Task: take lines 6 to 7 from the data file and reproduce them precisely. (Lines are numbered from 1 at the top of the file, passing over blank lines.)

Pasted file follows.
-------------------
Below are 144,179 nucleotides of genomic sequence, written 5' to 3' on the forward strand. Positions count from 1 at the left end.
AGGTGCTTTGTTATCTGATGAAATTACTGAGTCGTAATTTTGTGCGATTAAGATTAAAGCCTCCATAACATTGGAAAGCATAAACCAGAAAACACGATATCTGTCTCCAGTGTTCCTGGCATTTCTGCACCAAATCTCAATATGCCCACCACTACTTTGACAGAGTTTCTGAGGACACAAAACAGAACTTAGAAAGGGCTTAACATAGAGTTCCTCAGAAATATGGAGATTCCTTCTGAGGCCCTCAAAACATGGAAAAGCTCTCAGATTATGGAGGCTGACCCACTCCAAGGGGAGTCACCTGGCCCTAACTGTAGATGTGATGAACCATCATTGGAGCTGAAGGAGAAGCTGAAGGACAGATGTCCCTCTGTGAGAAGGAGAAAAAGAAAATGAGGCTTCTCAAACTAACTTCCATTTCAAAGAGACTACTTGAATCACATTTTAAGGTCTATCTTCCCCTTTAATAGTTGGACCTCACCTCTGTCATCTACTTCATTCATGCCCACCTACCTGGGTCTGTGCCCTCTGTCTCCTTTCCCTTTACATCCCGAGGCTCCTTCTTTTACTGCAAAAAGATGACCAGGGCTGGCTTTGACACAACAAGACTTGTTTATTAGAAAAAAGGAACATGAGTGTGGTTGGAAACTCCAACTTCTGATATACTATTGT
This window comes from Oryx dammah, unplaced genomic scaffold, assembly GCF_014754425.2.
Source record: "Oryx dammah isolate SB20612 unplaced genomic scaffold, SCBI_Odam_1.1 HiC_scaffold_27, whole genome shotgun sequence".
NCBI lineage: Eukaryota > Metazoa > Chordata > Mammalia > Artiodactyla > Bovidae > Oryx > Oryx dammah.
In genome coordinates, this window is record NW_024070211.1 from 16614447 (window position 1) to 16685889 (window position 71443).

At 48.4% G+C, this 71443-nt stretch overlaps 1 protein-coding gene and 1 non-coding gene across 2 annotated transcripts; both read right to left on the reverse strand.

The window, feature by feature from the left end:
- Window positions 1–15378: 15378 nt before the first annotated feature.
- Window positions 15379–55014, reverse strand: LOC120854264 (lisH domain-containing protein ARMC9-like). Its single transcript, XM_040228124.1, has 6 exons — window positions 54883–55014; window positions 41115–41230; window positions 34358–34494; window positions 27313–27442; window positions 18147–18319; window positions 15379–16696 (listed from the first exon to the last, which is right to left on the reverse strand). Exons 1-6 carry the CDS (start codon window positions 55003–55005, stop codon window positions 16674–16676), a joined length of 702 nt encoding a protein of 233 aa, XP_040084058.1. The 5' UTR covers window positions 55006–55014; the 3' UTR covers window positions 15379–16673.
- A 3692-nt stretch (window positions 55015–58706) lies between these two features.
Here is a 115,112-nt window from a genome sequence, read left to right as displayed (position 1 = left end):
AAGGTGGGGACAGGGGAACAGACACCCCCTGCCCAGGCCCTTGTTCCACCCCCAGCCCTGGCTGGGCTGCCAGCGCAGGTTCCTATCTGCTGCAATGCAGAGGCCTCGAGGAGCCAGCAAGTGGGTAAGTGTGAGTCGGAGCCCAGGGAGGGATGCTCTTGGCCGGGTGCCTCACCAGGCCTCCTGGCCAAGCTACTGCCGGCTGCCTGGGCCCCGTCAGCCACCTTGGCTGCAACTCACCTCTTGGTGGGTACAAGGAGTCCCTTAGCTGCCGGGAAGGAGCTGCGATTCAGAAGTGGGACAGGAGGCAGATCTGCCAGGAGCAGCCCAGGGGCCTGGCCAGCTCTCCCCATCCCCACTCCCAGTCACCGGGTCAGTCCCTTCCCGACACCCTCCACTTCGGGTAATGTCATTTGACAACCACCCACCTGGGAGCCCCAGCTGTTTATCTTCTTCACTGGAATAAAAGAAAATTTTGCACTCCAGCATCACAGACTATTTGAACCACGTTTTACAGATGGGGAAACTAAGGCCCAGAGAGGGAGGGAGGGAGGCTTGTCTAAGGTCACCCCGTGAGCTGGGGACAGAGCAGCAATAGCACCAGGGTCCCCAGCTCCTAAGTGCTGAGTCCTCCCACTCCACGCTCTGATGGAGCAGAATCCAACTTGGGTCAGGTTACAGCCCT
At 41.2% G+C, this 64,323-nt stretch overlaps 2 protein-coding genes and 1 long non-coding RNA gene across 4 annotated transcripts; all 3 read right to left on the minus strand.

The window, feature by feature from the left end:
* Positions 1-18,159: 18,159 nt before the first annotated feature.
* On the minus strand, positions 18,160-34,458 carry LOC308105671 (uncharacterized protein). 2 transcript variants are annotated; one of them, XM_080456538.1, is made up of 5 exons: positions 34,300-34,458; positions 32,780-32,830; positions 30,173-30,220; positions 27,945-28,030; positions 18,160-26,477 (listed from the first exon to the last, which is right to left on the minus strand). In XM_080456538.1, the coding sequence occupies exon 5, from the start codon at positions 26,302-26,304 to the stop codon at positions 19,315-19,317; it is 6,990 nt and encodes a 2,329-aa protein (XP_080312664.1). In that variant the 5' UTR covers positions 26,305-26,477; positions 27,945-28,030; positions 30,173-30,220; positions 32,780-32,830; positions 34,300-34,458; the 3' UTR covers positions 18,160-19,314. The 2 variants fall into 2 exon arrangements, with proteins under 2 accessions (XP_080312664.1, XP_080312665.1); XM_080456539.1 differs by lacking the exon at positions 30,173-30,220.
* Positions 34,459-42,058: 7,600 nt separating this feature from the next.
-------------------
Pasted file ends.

In genome coordinates, this window is record NW_024070211.1 from 16614447 (window position 1) to 16685889 (window position 71443).

At 48.4% G+C, this 71443-nt stretch overlaps 1 protein-coding gene and 1 non-coding gene across 2 annotated transcripts; both read right to left on the reverse strand.